1.13    It is recognised that practices participating in the programme need approximately six months to embed ACORN Toolkit and a further 12/18 months to capture the majority of patients.  The next phase of the programme with these practices needs to be established to ensure that the momentum and engagement continues.

1.14    The programme highlights the importance of utilising a multi-disciplinary skill mix within practice to deliver the programme effectively. There are challenges in relation to delivering this which includes, training programmes, time, capacity, space, funds and regulations.


1.15    Many smaller practices have expressed concerns that the programme delivery is more achievable for larger practices, in terms of working from bigger premises which helps when adapting their working requirements and skill mix. Some practices operate from converted houses or have limited scope to expand and are therefore restricted when considering enhancing their skill mix/multi-disciplinary team. Consideration could be given to an Improvement Grant Scheme.



1.16    Introducing a new way of working has highlighted the disparity between dental practices with regard to their Units of Dental Activity (UDA) rate. Approximately 60% of contracts have a UDA rate which is less than the HB average of £26.00.  The majority of these practices are situated in areas of highest patient need. The programme does not directly address this, however the HB is exploring ways how this can be addressed using contract reform as the vehicle.

1.17    There is potential that practices that underperform at year end may be more likely to take part in the programme as the percentage tolerance level is reduced. Whilst the HB works with practices to ensure contracted activity is achieved, where financial clawback is applied, the HB re-invests this within dental services.


2.0       How ‘clawback money’ from Health Boards is being used

2.1       In accordance with Paragraph 84 of the General/Personal Dental Services  (G/PDS) Contract and guidance issued by the Welsh Government (WG) (NHS Dentistry Revised guidance: primary care dental contracts - Advice on managing end of year issues) the HB applies the agreed principles to all G/PDS contracts at year end.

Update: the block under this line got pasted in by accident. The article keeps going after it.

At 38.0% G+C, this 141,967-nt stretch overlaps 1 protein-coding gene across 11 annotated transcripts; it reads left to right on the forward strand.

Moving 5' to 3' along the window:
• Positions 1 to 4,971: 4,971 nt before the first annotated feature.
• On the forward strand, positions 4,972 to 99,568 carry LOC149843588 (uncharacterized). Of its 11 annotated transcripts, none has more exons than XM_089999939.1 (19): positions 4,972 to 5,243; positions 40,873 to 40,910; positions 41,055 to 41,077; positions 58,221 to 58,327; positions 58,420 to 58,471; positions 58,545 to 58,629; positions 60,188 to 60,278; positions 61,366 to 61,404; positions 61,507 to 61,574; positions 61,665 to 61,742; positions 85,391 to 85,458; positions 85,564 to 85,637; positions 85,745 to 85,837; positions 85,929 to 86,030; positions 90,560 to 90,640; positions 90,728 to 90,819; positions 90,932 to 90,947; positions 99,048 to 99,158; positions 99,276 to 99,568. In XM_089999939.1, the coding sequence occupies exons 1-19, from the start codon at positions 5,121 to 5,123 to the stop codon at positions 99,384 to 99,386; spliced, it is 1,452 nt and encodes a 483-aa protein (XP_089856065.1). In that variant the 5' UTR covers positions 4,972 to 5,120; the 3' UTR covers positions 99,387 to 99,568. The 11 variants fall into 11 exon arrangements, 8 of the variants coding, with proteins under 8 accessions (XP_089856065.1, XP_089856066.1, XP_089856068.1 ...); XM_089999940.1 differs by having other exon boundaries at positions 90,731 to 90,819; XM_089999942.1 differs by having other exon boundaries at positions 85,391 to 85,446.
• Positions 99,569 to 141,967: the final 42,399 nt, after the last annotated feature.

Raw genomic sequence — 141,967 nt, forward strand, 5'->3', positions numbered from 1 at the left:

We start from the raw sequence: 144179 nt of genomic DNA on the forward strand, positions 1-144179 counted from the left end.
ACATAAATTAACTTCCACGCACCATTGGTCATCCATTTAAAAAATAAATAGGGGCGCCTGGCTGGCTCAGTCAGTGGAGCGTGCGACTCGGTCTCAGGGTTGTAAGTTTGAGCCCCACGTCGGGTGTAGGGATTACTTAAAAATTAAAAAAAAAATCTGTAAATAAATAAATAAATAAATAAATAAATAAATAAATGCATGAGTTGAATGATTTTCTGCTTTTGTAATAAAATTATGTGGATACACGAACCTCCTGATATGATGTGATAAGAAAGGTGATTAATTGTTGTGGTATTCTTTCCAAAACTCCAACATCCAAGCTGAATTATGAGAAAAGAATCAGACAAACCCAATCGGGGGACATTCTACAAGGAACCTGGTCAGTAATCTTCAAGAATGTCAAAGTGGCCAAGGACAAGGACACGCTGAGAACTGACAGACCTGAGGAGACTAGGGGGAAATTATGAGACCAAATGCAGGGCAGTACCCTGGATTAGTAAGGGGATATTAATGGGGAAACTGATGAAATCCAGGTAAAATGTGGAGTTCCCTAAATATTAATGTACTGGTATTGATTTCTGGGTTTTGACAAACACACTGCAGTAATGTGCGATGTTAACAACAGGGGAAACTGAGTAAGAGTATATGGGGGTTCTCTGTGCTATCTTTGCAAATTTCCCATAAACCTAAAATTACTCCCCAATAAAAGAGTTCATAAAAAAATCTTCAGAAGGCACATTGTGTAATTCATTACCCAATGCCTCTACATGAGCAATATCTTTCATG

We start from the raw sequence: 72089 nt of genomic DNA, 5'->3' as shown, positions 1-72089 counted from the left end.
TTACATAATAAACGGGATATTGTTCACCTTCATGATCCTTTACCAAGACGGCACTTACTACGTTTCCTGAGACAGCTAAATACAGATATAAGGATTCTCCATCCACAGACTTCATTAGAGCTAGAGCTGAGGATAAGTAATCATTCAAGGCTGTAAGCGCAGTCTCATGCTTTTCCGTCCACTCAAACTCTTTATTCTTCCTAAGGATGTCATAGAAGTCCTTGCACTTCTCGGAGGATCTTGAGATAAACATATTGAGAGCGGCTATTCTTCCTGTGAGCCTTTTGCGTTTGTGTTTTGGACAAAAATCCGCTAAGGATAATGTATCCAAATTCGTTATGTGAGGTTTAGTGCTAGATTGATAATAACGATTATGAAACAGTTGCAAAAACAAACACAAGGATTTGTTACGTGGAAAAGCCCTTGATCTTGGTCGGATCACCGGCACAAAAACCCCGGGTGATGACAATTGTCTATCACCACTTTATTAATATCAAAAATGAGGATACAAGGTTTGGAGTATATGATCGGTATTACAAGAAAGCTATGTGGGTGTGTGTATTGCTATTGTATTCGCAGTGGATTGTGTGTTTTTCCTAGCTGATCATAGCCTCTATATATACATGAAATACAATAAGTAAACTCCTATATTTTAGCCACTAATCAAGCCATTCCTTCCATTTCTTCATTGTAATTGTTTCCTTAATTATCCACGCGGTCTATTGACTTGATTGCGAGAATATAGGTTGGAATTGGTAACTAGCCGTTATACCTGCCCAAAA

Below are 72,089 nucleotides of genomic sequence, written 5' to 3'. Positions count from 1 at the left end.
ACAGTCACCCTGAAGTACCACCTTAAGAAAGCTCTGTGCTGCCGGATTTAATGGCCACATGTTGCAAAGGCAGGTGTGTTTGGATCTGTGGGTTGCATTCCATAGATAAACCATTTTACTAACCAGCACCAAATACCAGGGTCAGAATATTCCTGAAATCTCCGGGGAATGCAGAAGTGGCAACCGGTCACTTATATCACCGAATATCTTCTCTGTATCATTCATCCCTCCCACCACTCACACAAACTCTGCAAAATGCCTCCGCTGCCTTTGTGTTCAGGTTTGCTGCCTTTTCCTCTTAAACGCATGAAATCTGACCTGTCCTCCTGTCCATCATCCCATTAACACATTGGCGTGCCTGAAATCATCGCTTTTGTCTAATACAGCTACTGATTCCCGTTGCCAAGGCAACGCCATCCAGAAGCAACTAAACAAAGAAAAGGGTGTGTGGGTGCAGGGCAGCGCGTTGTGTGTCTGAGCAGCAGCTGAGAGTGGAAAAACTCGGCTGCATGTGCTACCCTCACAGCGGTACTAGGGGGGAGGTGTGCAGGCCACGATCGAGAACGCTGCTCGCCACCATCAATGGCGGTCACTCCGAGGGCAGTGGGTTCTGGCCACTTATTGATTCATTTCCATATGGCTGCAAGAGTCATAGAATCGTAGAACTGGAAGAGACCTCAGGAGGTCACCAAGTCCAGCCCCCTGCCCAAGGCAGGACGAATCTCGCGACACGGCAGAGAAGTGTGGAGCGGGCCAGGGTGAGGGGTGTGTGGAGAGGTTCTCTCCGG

2.1.1    Activity below 95% - there will be a financial claw back by the HB. Where a recurring underperformance has occurred below 95%, the HB will arrange to meet with Providers in order to negotiate a more manageable contract target. This may result in a contract reduction, which will be reinvested in areas of need.


2.1.2    Activity 95% to 100% - generally the HB will arrange to carry forward this under-performance against the following years contract ie the contracted UDA/Unit of Orthodontic Activity (UOA) level will increase with no corresponding increase to the financial value of the contract. However, where previous carry forward has been agreed and not met, the HB will arrange to meet with providers in order to make financial recovery or negotiate a manageable contract target. 


2.1.3    Activity 100% to 105% - the HB will arrange to carry forward this over-performance to the following years contract ie the contracted activity will reduce with no corresponding decrease to the financial value of the contract.


2.1.4    Activity >105% - there will be no financial or UDA/UOA adjustment to the following years contract.

2.2      The HB monitors contracts and meets with providers regularly, especially where a potential underperformance is identified. The HB works with providers seeking a plan on how the activity can be achieved. The opportunity to temporarily reduce the UDA target is offered and assurance provided that if the target can be met the contract will be fully reinstated.

2.3      In the event that the provider in unable to meet the UDA target a more manageable target is agreed.

2.4      Where a financial clawback is agreed, the provider is advised that a repayment plan can be agreed where monthly installments are made.

2.5      The HB is committed to improving dental services and aims to invest any clawback monies into primary care dentistry.

Since 2014, the HB has significantly invested in the following areas:

2.6.1     ‘High Street’ Access

2.6.2     Primary Care Minor Oral Surgery

2.6.3     Primary Care Orthodontic Service

2.6.4     Prison Dental Services

2.6.5     Urgent Access

2.6.6     Dental Domiciliary Service.

2.6.7     Procured dental/medical equipment.


3.0       Issues with the training, recruitment and retention of dentists in Wales